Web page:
Campaign highlights tragedy of abortion

ROCHESTER — Protestant and Catholic church leaders agree something must be done to address the increased rates of abortion among Hispanic and African-American women in Rochester.

To lead that effort, a group of local pastors launched the "Am I Not a Child" campaign to ask "people of all good conscience" to stand together and create awareness of this ongoing tragedy, said the Rev. John Walker, senior pastor at Faith Christian Church.

As part of increasing that awareness, the campaign also created a website, aminotachild.com, which provides information about the 10-year trends in Monroe County’s ethnic communities. The abortion rate for Hispanics grew from 15 percent to 25 percent from 2000 to 2010, compared to an 8-percent increase among African-Americans and a 13-percent decrease among white women. During that decade, the number of abortions among Hispanics per 1,000 live births also doubled from 180 to 339.

"This is not just a Protestant or Catholic thing, it’s not even just Christians," Rev. Walker said. "Think about it. We’re killing ourselves. So, this is something that we can come together, where people of good conscience can stand together and say, ‘Look, this is a child.’ It is sort of paradoxical because on one hand, we say we want to protect children, but only after they are out of the womb."

The campaign’s first concern is addressing the high rates of abortion among Latinos and African-Americans in the city, where 36 percent of African-American pregnancies end in abortion and the Latino abortion rate has spiked 67 percent, Rev. Walker explained.

Couple those rates with the fact that 90 percent of pregnancies in the city are a result of out-of-wedlock relationships, and it is no wonder the community has such a crisis, he remarked.

Many children are being raised without fathers and growing up with no role models to teach them a sense of responsibility or how to form healthy relationships, Rev. Walker said.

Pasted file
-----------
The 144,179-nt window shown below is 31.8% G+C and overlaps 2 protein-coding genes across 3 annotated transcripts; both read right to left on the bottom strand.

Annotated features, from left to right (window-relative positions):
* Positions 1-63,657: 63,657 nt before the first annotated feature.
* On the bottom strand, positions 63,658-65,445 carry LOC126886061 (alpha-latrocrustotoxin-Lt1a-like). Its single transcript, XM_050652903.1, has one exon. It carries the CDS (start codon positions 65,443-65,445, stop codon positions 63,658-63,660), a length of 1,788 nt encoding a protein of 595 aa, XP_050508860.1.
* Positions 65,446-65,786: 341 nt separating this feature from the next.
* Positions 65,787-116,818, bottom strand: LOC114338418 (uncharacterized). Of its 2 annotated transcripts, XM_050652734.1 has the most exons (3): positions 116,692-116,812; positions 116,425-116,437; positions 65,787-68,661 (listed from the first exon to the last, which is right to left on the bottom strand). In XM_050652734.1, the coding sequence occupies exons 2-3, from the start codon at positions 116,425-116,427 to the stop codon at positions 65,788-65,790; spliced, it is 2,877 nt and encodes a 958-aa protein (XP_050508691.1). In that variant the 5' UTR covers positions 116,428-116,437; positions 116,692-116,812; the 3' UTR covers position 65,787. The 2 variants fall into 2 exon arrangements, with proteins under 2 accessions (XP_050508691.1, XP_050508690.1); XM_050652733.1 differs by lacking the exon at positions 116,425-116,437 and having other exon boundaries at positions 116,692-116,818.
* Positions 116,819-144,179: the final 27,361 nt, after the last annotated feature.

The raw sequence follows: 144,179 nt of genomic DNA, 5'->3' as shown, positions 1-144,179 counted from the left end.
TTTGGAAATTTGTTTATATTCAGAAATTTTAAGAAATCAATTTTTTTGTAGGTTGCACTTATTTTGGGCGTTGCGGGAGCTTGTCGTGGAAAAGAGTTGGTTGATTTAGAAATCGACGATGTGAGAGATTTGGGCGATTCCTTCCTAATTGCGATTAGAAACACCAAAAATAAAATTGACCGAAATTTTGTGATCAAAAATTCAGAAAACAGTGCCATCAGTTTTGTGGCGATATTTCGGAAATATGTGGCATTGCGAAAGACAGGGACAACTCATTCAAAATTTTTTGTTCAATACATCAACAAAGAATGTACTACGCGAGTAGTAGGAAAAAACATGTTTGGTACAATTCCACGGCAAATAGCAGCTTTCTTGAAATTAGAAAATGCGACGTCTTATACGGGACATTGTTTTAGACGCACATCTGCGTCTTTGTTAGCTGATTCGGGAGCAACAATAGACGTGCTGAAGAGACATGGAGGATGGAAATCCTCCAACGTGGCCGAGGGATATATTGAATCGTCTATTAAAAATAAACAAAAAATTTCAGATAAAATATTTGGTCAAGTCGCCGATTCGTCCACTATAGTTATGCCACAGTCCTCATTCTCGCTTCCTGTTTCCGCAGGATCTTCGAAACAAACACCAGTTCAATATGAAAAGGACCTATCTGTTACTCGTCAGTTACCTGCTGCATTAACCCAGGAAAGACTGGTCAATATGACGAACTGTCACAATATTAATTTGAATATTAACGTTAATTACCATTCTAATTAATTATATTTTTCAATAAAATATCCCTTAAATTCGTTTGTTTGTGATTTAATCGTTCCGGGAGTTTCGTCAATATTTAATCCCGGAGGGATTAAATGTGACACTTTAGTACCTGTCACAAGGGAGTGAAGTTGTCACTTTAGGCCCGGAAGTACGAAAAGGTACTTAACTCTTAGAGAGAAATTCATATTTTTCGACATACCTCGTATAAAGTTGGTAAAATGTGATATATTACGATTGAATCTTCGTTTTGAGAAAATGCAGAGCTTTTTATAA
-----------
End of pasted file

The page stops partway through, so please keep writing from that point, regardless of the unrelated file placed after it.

And many in the Latino community may not be talking about abortions because of the stigma attached, noted Joan McCarthy, executive director at the Women’s Care Center on Lake Avenue. The center has seen a dramatic rise in the number of Hispanic women they work with, she said.

"Obviously, the Catholic culture is a strong part of Hispanic identity and (abortion) is completely contrary to the teachings of the church," she said.

"Now through assimilation, the same thing that happened within the African-American community is now seeping into Latino communities," McCarthy added. "It’s very unfortunate, this whole disintegration of the family unit and the lack of reverence for our faith. I don’t know if it comes with being part of the larger American community or comes from a world view that is polluted."

Members of the group Latinos por La Vida (LXV) believe the inherent values of the Latino culture of welcoming life are being obscured by a "culture of death," explained Daniela Adames, who helped form the group. Latinos por la Vida is a coalition of pro-life organizations born from the Corazon Puro (Pure Heart) bilingual chastity group based in the South Bronx.

"I feel very strongly that there is a great need for outreach to the Latino and black population since they are the main victims of this very strategic genocide we call abortion," Adames said in an e-mail. "The abortion industry targets the Latino and black population — perhaps to ‘bring and end to poverty’ — making abortion seem something necessary and harmless, when in reality our women and families are left wounded and kept silent. … LXV seeks to unite Latinos in raising our voices and uniting with others to speak against this great evil through prayer, education, and formation of leaders."

Locally, Jann Armantrout, life-issues coordinator for the Diocese of Rochester, said that she and leaders from churches in the city, notably Father Tony Mugavero, will take part in the campaign’s efforts to spread the word and engage the Latino and African-American communities.

"We are trying to help rebuild a civilization of love within our country and within the world," she said. "I’m hoping we’re at the cusp here of a large conversation being facilitated by the ‘Am I Not a Child’ effort. It’s wonderful, if you ask me."

Another part of the campaign’s goal is to have the state approve a "declaration of personhood" for a child in the womb, Rev. Walker said.

"It’s a child," he said. "We care about children. So we need to declare its personhood."

The need for such legislation harkens back to the days when African-American slaves were considered three-fifths of a person, Rev. Walker said. Although she has bioethics concerns about any potential personhood declaration, such as continued debate over when life begins in the womb, Armantrout said that she supports the declaration’s premise that all people are equal and created in God’s image.

"In the city of Rochester, the home of Frederick Douglass, we stand for the unborn," Rev. Walker stated.

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